Once an independent or minor-party candidate wins a seat they usually win again at subsequent elections so the trend is towards almost permanent minority governments .

It may not happen in 2019 because Labor is reasonably well ahead, but if there are a few years of disillusion with a new Labor Government it could easily happen the following election. And the major parties would richly deserve it for not weaning themselves off the donation drip of big organisations who incessantly conspire against the public at large.


7 thoughts on “Pollies, media misunderstand population mood”

  1. Gabriel Garrigues you are the perfect example of peoples failure to understand Professor Albert Bartlett irrefutable logic : “The greatest shortcoming of the human race is our inability to understand the exponential function.”
    If you can you think of any problem on any scale, from microscopic to global, whose long-term solution is in any demonstrable way aided, assisted or advanced by having larger populations at the local level, the state level, the national level, or globally let us all know.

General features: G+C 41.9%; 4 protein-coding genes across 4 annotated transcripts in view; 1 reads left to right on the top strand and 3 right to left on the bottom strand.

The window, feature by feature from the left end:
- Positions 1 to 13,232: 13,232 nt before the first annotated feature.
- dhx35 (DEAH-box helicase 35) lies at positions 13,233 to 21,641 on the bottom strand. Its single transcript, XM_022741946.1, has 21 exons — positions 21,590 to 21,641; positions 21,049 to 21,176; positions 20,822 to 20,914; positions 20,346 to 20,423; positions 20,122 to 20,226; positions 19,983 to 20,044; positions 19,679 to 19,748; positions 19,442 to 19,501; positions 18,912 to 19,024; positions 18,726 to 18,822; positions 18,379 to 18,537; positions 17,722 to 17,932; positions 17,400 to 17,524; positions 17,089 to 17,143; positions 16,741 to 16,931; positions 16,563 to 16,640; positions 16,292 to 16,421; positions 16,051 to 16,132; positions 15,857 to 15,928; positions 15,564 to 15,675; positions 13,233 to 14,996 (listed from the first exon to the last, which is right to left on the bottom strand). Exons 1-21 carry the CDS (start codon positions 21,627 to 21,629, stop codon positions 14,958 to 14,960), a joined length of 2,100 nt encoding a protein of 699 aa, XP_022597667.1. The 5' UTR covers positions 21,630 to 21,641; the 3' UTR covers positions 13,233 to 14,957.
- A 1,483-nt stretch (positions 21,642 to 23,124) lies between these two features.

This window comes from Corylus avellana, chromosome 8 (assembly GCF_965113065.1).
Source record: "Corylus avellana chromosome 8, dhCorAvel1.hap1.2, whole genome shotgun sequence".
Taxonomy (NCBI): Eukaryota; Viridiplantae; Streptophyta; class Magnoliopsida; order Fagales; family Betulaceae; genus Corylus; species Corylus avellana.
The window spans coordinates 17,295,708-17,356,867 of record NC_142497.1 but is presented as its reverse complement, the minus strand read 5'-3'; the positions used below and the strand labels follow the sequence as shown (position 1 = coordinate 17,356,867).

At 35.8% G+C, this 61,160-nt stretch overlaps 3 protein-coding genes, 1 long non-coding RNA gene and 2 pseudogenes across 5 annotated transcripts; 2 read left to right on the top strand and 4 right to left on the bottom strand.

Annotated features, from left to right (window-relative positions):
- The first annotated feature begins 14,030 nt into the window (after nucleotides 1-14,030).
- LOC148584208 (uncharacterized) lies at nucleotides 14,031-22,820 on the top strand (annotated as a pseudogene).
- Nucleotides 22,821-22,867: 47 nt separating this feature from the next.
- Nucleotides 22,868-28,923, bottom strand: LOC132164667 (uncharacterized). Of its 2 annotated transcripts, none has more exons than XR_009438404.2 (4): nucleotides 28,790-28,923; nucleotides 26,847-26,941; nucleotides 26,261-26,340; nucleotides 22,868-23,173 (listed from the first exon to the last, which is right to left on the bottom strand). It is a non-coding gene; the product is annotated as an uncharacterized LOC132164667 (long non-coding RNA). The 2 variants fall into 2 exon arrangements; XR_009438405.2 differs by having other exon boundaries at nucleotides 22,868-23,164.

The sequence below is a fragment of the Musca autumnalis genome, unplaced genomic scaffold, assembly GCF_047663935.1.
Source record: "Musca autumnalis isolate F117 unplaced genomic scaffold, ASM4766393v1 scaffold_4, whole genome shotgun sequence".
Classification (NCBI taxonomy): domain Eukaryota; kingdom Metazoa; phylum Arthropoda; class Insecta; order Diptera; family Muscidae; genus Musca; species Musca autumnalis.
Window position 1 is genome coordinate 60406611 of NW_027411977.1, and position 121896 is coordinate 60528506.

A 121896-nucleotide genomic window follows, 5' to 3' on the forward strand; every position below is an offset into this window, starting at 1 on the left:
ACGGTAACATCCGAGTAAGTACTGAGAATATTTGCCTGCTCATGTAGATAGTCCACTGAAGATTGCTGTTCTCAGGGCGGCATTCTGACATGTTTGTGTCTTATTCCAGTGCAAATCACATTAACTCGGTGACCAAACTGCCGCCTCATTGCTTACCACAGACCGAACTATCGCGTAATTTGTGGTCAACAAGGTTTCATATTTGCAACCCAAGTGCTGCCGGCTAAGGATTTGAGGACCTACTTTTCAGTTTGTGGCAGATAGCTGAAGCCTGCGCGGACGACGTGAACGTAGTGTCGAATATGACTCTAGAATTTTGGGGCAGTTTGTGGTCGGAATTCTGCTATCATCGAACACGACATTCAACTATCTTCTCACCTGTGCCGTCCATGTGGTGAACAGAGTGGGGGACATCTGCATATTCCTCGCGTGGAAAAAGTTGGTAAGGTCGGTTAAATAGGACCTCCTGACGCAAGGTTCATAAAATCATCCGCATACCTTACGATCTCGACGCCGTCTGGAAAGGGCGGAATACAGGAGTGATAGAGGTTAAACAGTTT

2. The electorate wants lower immigration, and lower population grow, and presumably one child family. This is a receipt for disaster and you know it. The electorate in England wanted to leave the EU too!

  3. This seems unlikely, Kylie. Shorten is as much aware as the PM that the boats are a red-hot (though numerically tiny) issue for the electorate, although one cannot be sure. Of greater concern is that right now there are more than 2 million short-term visa holders in the country (ABS number). The government includes these numbers in net overseas migration only when they stay for 12 of the last 16 months, so we have a floating population of around 2 million who use housing, roads, hospitals, public transport etc without their numbers appearing in the oft-quoted migration numbers. No wonder it feels crowded.

  4. Thank you for writing this article, there is a minor party (Sustainable Australia) that has been saying the exact things about population for many years. It gets ignored by the mainstream media. People are waking up, they had their first elected representative in the upper house in the recent vic elections. It will be interesting to see how they go in the NSW elections as they have contestants in most electorates.

  5. Another very fine article, Crispin.